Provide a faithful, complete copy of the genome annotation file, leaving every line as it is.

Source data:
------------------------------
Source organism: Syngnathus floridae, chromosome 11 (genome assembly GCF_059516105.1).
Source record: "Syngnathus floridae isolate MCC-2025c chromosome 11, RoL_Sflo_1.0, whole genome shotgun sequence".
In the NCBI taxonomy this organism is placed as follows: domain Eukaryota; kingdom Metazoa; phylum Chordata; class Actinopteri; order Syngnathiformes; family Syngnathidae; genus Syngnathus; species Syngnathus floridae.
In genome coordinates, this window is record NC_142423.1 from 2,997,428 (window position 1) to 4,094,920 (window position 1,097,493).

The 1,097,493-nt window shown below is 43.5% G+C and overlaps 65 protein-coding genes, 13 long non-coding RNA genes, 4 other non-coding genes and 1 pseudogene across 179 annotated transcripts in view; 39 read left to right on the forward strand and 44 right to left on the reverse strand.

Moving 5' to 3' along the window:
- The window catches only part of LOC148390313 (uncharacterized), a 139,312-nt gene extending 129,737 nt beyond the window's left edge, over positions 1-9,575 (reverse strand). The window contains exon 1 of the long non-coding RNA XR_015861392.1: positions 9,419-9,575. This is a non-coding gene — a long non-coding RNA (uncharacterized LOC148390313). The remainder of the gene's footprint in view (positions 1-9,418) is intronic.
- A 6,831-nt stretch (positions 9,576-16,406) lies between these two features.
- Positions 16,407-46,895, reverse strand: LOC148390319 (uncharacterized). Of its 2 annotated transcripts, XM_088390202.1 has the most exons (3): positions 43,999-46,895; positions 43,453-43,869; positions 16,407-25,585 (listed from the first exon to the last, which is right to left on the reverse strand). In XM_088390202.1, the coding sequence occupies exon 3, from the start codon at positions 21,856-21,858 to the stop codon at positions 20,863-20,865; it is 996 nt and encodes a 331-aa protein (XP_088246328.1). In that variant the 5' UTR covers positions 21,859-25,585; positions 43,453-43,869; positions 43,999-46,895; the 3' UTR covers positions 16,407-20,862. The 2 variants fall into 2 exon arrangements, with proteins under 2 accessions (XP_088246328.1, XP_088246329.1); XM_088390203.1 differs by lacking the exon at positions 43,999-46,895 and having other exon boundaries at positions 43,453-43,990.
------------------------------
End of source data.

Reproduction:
Source organism: Syngnathus floridae, chromosome 11 (genome assembly GCF_059516105.1).
Source record: "Syngnathus floridae isolate MCC-2025c chromosome 11, RoL_Sflo_1.0, whole genome shotgun sequence".
In the NCBI taxonomy this organism is placed as follows: domain Eukaryota; kingdom Metazoa; phylum Chordata; class Actinopteri; order Syngnathiformes; family Syngnathidae; genus Syngnathus; species Syngnathus floridae.
In genome coordinates, this window is record NC_142423.1 from 2,997,428 (window position 1) to 4,094,920 (window position 1,097,493).

The 1,097,493-nt window shown below is 43.5% G+C and overlaps 65 protein-coding genes, 13 long non-coding RNA genes, 4 other non-coding genes and 1 pseudogene across 179 annotated transcripts in view; 39 read left to right on the forward strand and 44 right to left on the reverse strand.

Moving 5' to 3' along the window:
- The window catches only part of LOC148390313 (uncharacterized), a 139,312-nt gene extending 129,737 nt beyond the window's left edge, over positions 1-9,575 (reverse strand). The window contains exon 1 of the long non-coding RNA XR_015861392.1: positions 9,419-9,575. This is a non-coding gene — a long non-coding RNA (uncharacterized LOC148390313). The remainder of the gene's footprint in view (positions 1-9,418) is intronic.
- A 6,831-nt stretch (positions 9,576-16,406) lies between these two features.
- Positions 16,407-46,895, reverse strand: LOC148390319 (uncharacterized). Of its 2 annotated transcripts, XM_088390202.1 has the most exons (3): positions 43,999-46,895; positions 43,453-43,869; positions 16,407-25,585 (listed from the first exon to the last, which is right to left on the reverse strand). In XM_088390202.1, the coding sequence occupies exon 3, from the start codon at positions 21,856-21,858 to the stop codon at positions 20,863-20,865; it is 996 nt and encodes a 331-aa protein (XP_088246328.1). In that variant the 5' UTR covers positions 21,859-25,585; positions 43,453-43,869; positions 43,999-46,895; the 3' UTR covers positions 16,407-20,862. The 2 variants fall into 2 exon arrangements, with proteins under 2 accessions (XP_088246328.1, XP_088246329.1); XM_088390203.1 differs by lacking the exon at positions 43,999-46,895 and having other exon boundaries at positions 43,453-43,990.